The readers’ forum

Outsourcing continues to damage our country

 

United States firms shifted millions of jobs overseas in the 2000s. Data from the U.S. Department of Commerce showed that “U.S. corporations, the big brand-name companies that employ a fifth of all American workers… cut their work forces in the U.S. by 2.9 million during the 2000s while increasing employment overseas by 2.4 million.” General Motors brags that 85 percent of their production is in China. Furthermore, a recent Wall Street Journal analysis showed, “Thirty-five big U.S.-based multi-national companies added jobs much faster than other U.S. employers in the past two years, but nearly three-fourths of those jobs were overseas.”

As overseas outsourcing has expanded, U.S. manufacturing has suffered the brunt of the blow. According to a report on outsourcing by Working America, “Manufacturing employment collapsed from a high of 19.5 million workers in June 1979 to 11.5 workers in Dec. 2009, a drop of 8 million workers over 30 years. Between Aug. 2000 and February 2004, manufacturing jobs were lost for a stunning 43 consecutive months – the longest such stretch since the Great Depression.” Manufacturing plants have also declined sharply in the last decade, shrinking by more than 51,000 plants, or 12.5 percent, between 1998 and 2008. These stable, middle-class jobs have been the driving force of the U.S. economy for decades and these losses have done considerable damage to communities across the country.

Our high unemployment rate is the direct result of stupid laws created by an uninformed government.

Clyde Roach, Miami

Read more Letters to the Editor stories from the Miami Herald

  • The readers’ forum

    Undeniable fact: Speed kills

    Using extreme caution, you merge on to a Florida Interstate highway where the maximum posted speed limit is 70 miles per hour. You opt for the far right lane, set your cruise control at that maximum speed, but aren't a bit surprised to see other vehicles blow by you like a scene from the movie Fast & Furious.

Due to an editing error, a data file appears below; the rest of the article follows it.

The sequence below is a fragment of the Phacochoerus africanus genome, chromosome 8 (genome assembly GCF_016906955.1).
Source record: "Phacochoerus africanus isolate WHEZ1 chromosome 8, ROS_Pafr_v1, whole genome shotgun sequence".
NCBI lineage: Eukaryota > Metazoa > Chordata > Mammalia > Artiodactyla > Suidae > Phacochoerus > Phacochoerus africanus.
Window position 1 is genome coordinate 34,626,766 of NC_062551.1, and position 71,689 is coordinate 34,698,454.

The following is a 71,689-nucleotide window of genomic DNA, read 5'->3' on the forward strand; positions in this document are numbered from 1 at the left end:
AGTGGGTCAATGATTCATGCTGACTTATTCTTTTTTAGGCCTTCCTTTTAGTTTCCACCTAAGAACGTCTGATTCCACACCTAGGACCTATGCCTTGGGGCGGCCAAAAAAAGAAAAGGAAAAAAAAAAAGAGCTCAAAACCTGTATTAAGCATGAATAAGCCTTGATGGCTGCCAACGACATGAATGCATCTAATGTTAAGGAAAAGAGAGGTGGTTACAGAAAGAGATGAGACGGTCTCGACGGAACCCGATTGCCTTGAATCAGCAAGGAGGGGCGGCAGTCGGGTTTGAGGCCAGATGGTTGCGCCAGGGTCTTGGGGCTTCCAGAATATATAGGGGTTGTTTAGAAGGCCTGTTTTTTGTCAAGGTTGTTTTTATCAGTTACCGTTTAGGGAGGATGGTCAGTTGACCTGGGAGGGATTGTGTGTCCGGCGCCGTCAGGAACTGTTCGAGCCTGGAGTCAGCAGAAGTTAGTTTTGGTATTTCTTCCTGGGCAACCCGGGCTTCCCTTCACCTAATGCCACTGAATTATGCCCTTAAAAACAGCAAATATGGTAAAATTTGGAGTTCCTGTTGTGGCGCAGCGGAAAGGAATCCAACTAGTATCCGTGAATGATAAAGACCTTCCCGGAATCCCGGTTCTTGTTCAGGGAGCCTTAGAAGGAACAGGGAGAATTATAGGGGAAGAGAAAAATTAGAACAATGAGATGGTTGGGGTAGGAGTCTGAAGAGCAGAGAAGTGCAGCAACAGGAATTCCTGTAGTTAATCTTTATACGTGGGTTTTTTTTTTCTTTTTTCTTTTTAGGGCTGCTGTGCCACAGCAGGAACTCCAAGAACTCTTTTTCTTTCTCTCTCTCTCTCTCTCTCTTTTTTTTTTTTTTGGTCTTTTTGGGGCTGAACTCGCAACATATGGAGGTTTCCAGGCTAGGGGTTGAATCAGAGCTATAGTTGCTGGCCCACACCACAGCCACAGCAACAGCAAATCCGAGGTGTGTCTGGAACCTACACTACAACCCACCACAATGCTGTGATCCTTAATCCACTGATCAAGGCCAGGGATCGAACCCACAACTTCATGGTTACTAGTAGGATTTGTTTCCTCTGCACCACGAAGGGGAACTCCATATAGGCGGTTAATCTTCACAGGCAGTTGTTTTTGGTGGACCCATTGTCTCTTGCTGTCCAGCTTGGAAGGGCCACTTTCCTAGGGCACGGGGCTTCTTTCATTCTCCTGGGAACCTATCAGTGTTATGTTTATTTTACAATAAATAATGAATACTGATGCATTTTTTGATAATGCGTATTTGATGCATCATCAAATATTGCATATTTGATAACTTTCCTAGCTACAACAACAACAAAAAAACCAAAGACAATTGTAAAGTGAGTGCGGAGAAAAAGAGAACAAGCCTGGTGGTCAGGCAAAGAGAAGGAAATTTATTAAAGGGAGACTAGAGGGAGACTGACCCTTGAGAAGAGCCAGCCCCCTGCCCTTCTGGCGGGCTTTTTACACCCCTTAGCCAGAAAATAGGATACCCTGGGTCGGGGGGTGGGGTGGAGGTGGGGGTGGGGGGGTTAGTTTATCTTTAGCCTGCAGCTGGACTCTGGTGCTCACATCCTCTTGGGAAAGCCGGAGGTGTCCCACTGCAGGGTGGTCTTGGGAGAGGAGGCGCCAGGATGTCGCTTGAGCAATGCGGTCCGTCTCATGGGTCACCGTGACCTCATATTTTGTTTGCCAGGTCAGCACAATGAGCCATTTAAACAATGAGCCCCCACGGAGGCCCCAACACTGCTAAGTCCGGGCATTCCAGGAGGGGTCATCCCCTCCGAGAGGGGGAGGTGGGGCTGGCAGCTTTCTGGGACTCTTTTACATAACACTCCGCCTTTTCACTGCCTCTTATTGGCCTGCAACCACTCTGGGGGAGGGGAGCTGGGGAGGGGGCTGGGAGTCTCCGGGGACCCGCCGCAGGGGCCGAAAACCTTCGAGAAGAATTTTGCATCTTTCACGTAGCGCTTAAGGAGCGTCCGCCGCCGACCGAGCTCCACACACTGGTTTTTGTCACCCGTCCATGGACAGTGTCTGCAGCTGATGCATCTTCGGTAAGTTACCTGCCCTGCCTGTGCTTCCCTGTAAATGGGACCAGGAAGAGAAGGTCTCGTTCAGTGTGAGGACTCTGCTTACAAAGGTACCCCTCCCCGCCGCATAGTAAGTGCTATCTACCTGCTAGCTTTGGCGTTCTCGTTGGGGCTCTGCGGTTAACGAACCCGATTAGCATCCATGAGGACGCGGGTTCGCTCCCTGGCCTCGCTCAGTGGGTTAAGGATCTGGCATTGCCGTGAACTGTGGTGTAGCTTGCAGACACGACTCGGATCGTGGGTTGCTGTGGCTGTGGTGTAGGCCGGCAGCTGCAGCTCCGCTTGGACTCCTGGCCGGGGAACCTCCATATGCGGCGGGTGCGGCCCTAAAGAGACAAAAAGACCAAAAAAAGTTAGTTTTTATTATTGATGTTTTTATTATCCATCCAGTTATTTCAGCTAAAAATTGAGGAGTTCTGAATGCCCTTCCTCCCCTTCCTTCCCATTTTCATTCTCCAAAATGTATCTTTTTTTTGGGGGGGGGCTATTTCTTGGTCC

• Miami High must improve its scores

    Re the April 11 article, Miami High restored as resplendent castle of learning: I find it outrageous that $55 million was spent on remodeling Miami High, making it look like a castle in Spain, yet the school has a dismal academic performance. State figures show that only 39 percent of Miami High students read at grade level! Math and science is not much better. Perhaps they should have spent some of the remodeling cash to help students succeed academically.

  • Driving etiquette

    I’ve long felt that teaching “defensive driving,” however well intended, was a poor choice of words. Much better that we teach “cooperative driving,” which seems in line with what Tom Swick suggests.

Miami Herald

Join the
Discussion

The Miami Herald is pleased to provide this opportunity to share information, experiences and observations about what's in the news. Some of the comments may be reprinted elsewhere on the site or in the newspaper. We encourage lively, open debate on the issues of the day, and ask that you refrain from profanity, hate speech, personal comments and remarks that are off point. Thank you for taking the time to offer your thoughts.

The Miami Herald uses Facebook's commenting system. You need to log in with a Facebook account in order to comment. If you have questions about commenting with your Facebook account, click here.

Have a news tip? You can send it anonymously. Click here to send us your tip - or - consider joining the Public Insight Network and become a source for The Miami Herald and el Nuevo Herald.

Hide Comments

This affects comments on all stories.

Cancel OK

  • Marketplace

Today's Circulars

  • Quick Job Search

Enter Keyword(s) Enter City Select a State Select a Category